# numpy/fft.py

Output:
sin(t)
fft
real 0 0 0 0 0 0 0 0 0 0 0 0 0 0 0 0 0 0 0 0
imag 0 -10 0 0 0 0 0 0 0 0 0 0 0 0 0 0 0 0 0 10
rfft
real 0 0 0 0 0 0 0 0 0 0 0
imag 0 -10 0 0 0 0 0 0 0 0 0

sin(t) + sin(4t)
fft
real 0 0 0 0 0 0 0 0 0 0 0 0 0 0 0 0 0 0 0 0
imag 0 -10 0 0 -10 0 0 0 0 0 0 0 0 0 0 0 10 0 0 10
rfft
real 0 0 0 0 0 0 0 0 0 0 0
imag 0 -10 0 0 -10 0 0 0 0 0 0
With our understanding of the discrete Fourier transform we see clearly that:
• the signal is being decomposed into sinusoidal components
• because we are doing the Discrete Fourier transform of a real signal, for the fft, so there is redundancy in the. We also understand that rfft simply cuts off and only keeps half of the coefficients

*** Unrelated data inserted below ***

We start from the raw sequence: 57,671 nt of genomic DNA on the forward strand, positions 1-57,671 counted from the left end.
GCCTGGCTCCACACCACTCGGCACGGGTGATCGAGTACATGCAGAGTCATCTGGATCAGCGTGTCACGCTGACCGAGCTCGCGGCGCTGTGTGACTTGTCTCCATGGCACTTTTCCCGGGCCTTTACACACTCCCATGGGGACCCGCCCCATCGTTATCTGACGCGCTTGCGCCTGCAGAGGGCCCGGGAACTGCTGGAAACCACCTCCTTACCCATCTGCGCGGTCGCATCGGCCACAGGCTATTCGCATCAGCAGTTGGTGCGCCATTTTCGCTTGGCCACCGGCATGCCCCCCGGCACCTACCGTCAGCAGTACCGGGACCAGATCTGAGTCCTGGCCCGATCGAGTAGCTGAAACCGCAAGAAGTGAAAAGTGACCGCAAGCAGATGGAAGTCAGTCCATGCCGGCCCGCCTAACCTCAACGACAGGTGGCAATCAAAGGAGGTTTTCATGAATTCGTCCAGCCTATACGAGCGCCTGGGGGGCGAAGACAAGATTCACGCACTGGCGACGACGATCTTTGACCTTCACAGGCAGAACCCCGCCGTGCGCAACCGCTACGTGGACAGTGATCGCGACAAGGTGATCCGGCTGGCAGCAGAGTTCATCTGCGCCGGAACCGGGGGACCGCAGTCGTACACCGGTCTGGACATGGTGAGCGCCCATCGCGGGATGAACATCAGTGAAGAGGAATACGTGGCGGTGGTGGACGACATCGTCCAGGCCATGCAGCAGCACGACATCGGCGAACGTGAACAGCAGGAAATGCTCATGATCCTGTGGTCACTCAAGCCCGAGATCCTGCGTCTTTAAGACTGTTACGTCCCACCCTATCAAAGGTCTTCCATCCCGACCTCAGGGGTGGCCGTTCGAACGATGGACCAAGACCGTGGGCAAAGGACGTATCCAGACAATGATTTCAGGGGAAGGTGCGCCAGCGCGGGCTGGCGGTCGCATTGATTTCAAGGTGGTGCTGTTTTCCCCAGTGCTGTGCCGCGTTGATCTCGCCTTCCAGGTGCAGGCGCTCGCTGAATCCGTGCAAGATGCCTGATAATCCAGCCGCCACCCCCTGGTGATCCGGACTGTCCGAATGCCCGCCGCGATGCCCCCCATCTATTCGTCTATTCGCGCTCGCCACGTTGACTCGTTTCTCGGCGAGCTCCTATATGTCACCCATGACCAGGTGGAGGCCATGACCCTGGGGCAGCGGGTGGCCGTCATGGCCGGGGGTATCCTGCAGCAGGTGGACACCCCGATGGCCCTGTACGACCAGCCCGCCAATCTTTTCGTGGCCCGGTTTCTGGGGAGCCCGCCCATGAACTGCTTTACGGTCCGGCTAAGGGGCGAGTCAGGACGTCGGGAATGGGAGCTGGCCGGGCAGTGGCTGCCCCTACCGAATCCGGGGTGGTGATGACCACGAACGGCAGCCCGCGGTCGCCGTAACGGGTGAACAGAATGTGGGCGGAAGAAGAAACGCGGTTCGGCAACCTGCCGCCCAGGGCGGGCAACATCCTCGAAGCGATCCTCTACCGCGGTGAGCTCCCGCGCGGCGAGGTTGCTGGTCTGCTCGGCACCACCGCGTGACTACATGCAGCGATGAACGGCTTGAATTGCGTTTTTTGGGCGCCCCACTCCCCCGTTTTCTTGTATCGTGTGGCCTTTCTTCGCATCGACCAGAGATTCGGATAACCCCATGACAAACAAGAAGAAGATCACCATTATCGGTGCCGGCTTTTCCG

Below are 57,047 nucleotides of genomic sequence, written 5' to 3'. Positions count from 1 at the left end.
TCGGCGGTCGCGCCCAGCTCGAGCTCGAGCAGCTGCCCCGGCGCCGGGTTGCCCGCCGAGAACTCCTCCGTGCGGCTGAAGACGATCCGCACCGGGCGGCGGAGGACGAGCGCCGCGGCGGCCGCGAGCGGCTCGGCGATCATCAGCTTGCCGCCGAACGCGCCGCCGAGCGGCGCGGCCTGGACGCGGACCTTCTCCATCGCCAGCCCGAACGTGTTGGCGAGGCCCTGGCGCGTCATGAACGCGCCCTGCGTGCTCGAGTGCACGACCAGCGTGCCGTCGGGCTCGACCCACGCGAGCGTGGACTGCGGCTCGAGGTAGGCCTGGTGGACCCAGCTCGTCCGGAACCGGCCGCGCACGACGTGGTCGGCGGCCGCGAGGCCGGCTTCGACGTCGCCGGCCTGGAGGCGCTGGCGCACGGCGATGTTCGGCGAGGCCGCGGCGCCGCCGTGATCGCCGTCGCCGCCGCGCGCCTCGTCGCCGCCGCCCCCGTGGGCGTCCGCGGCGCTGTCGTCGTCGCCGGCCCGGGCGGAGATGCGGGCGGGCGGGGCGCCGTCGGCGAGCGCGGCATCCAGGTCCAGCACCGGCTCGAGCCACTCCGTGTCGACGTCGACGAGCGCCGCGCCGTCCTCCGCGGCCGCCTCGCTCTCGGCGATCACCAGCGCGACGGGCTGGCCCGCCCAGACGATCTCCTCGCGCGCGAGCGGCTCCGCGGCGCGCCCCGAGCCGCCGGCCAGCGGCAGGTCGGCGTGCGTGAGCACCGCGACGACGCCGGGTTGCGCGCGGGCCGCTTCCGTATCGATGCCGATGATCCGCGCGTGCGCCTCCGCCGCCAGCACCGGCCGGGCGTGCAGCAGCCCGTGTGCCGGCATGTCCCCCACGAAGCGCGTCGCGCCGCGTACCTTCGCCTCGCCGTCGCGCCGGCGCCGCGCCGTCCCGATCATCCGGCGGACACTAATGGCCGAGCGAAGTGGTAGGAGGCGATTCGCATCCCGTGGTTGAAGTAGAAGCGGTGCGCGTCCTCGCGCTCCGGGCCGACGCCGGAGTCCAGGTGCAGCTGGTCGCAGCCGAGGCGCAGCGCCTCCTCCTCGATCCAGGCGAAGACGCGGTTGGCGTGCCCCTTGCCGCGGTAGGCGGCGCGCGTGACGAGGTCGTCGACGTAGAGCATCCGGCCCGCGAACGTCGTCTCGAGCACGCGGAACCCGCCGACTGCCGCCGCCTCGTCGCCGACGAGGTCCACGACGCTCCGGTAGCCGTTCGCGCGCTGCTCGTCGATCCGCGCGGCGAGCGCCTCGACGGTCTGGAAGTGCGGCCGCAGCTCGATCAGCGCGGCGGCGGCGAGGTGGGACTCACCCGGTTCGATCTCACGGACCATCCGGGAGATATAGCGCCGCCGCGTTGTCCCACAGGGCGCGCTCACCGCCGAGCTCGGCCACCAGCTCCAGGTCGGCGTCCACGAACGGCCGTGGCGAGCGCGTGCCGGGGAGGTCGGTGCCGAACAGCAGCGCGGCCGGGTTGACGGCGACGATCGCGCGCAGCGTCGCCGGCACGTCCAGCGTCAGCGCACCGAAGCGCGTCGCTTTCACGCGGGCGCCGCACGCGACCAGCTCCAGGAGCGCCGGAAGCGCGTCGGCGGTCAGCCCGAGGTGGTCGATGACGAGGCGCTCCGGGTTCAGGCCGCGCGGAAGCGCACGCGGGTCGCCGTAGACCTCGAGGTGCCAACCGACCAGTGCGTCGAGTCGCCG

numpy/fft.py
#!/usr/bin/env python
import math
import numpy as np

def printi(X):
# Round to int otherwise there is a lot of small numerical noise.
print('real ' + ' '.join(str(int(np.real(x))) for x in X))
print('imag ' + ' '.join(str(int(np.imag(x))) for x in X))

def analyze(x):
# FFT
X = np.fft.fft(x)
print('fft')
printi(X)

# Real FFT
Xr = np.fft.rfft(x)
print('rfft')
printi(Xr)

N = 20

print('sin(t)')
x = np.array([math.sin(i * 2 * math.pi / N) for i in range(N)])
analyze(x)
print()

print('sin(t) + sin(4t)')
x = np.array([math.sin(i * 2 * math.pi / N) + math.sin(i * 2 * math.pi * 4 / N) for i in range(N)])
analyze(x)
print()